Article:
Pols struggle to pay Hwang respect

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Pols struggle to pay Hwang respect

As expected, the conservative camp is unanimously mourning the death of Hwang Jang-yop, the highest-ranking defector from North Korea.

But liberal politicians are divided on the best way to react.

Hwang, who died Sunday at the age of 87, was once hailed in the North as the architect of the regime’s Juche, or self-reliance, ideology. But after his defection to the South in 1997, he became perhaps the harshest critic of the Kim Jong-il regime.

Conservative politicians from the Grand National Party and the Liberty Forward Party, for whom Hwang provided the strongest proof of the North’s tyranny, had no hesitation laying flowers at Hwang’s mourning altar. For liberals, who show varying degrees of support to the North and despise the conservatives’ hard-line approach, the decision was a lot trickier.

While the mourning altar at Seoul Asan Medical Center was crowded with conservatives on Monday, some liberals made a visit to show respect to the late Workers’ Party secretary.

The Democratic Party’s floor leader Park Jie-won led a small delegation and paid a visit to the altar yesterday afternoon.

“Personally, I had many problems with Hwang,” Park said. “But generosity to a dead is our beautiful custom. A delegation will express condolences today.” Park also made clear that his group’s visit was not an official show of mourning by the Democratic Party.

The party’s new chairman, Sohn Hak-kyu, however, was a no-show. But his chief of staff Yang Seung-jo came to mourn Hwang.

The Democratic Labor Party and the New Jinbo Party, which are further left on the ideological spectrum, had no plans to send delegates.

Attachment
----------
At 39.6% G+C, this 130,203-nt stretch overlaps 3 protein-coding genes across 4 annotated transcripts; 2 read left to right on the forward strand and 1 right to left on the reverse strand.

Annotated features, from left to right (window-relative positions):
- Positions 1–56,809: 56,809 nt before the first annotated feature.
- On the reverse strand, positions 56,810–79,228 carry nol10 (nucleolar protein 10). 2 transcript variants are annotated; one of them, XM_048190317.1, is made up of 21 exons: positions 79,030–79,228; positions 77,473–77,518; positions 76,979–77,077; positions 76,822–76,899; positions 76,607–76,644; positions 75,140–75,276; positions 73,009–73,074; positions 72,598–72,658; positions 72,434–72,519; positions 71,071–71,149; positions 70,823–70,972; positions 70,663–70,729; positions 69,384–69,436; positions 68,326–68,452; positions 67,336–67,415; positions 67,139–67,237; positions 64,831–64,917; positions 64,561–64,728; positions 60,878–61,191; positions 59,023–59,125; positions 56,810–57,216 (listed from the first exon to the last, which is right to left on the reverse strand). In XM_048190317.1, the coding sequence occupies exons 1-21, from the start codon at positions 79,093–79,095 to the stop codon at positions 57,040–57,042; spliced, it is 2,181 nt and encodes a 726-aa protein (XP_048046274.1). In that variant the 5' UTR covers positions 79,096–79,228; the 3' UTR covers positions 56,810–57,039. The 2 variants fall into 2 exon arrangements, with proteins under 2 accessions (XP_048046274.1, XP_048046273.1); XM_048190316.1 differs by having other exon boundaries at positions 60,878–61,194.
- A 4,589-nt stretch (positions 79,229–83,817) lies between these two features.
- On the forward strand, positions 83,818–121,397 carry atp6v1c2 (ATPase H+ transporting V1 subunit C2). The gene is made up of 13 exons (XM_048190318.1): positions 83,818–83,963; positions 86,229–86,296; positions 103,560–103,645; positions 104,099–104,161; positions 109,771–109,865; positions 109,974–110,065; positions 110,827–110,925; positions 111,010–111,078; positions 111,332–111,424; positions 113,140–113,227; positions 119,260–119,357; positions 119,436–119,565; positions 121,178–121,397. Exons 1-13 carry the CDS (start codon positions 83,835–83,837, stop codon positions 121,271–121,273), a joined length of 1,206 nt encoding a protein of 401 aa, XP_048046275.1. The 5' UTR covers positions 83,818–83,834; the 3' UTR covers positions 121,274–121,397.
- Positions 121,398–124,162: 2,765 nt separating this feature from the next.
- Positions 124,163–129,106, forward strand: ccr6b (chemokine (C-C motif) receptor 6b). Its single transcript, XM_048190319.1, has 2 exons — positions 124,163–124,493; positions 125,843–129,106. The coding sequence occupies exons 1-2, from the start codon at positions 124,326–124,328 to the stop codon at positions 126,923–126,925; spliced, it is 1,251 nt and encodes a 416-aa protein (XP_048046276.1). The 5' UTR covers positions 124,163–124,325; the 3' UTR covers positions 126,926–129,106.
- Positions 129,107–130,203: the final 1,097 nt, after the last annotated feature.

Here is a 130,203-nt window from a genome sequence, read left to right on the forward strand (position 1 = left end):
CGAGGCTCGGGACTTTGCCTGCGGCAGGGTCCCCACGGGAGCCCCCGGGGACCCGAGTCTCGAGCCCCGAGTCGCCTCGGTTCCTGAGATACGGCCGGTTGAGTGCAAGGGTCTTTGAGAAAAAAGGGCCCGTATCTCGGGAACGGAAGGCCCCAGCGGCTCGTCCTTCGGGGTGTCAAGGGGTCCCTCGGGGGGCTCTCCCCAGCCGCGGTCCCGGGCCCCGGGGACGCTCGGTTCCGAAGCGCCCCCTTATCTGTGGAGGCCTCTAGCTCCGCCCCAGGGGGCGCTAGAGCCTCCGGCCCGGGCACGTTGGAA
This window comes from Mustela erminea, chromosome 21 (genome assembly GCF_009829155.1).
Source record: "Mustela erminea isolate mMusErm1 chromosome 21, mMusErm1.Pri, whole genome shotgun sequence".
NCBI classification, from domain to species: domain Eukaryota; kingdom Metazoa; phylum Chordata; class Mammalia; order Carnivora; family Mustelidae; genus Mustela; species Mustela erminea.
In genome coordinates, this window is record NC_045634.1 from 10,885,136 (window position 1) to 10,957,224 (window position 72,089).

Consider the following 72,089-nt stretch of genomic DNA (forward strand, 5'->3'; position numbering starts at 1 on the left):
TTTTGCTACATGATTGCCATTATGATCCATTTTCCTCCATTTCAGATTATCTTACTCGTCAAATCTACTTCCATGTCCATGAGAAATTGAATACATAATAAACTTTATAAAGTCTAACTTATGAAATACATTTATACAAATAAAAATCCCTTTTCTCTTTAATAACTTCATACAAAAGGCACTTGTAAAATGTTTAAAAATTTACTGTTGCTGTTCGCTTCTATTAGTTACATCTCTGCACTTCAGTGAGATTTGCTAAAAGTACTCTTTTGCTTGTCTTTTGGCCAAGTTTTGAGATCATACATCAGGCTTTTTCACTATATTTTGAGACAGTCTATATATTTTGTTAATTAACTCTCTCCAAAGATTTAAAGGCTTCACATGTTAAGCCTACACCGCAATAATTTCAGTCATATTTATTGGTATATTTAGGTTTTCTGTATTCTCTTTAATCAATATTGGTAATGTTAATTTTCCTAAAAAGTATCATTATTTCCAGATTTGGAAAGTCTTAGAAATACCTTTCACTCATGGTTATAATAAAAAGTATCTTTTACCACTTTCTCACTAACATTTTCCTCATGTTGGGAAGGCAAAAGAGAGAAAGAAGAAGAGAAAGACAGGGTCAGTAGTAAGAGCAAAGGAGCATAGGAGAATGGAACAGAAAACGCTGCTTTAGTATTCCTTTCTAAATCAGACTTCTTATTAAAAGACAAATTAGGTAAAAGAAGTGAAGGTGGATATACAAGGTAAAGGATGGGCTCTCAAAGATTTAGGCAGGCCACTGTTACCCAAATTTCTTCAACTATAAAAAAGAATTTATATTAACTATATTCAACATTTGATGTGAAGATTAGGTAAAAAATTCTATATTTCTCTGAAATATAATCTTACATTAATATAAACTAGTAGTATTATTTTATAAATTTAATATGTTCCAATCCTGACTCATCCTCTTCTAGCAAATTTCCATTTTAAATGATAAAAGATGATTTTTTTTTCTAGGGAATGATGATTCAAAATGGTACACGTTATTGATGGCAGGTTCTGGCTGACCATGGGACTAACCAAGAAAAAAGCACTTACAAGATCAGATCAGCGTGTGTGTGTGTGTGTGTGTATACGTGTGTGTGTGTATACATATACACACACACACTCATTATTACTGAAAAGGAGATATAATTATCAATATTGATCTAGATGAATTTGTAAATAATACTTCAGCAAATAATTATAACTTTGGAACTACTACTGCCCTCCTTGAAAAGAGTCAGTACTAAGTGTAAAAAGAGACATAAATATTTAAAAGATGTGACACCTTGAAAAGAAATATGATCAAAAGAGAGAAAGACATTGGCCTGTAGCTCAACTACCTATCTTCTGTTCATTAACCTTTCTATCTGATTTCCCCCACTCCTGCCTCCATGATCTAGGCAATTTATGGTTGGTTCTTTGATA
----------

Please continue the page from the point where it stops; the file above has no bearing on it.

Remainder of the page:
The two parties criticized yesterday the conservatives’ move to award Hwang a national honor and bury him at the National Cemetery in Seoul.

“Separately from paying tribute to the dead, we wonder how Hwang improved our lives,” said Kim Jong-cheol, spokesman of the New Jinbo Party. “His words and behavior of the last years of his life actually increased tensions between the two Koreas.”

Blue House Chief of Staff Yim Tae-hee visited the altar yesterday on behalf of President Lee Myung-bak. “Hwang had seen the grief of history,” Lee was quoted as saying by Yim. “It is the state’s responsibility to take care of him when he is alive and after dead. We will do our best for him to rest in peace.”

Minister of Public Administration and Security Maeng Hyung-kyu visited Hwang’s altar and personally delivered the Grand Order of Mugunghwa, the highest civilian award given by the government. A national honor is a requirement for Hwang to be buried at the National Cemetery, and the Ministry of Unification had requested the cabinet provide him a medal.

“Hwang accurately revealed the reality of North Korea, allowing us to reinforce our security posture,” said Maeng. “He was also devoted to the democratization of North Korea, so the government conferred the posthumous honor.”

Former President Kim Young-sam, the honorary head of Hwang’s funeral committee, also paid a visit to the altar yesterday. On Monday, former Grand National Chairwoman Park Geun-hye also laid a flower at the altar.

By Ser Myo-ja [myoja@joongang.co.kr]
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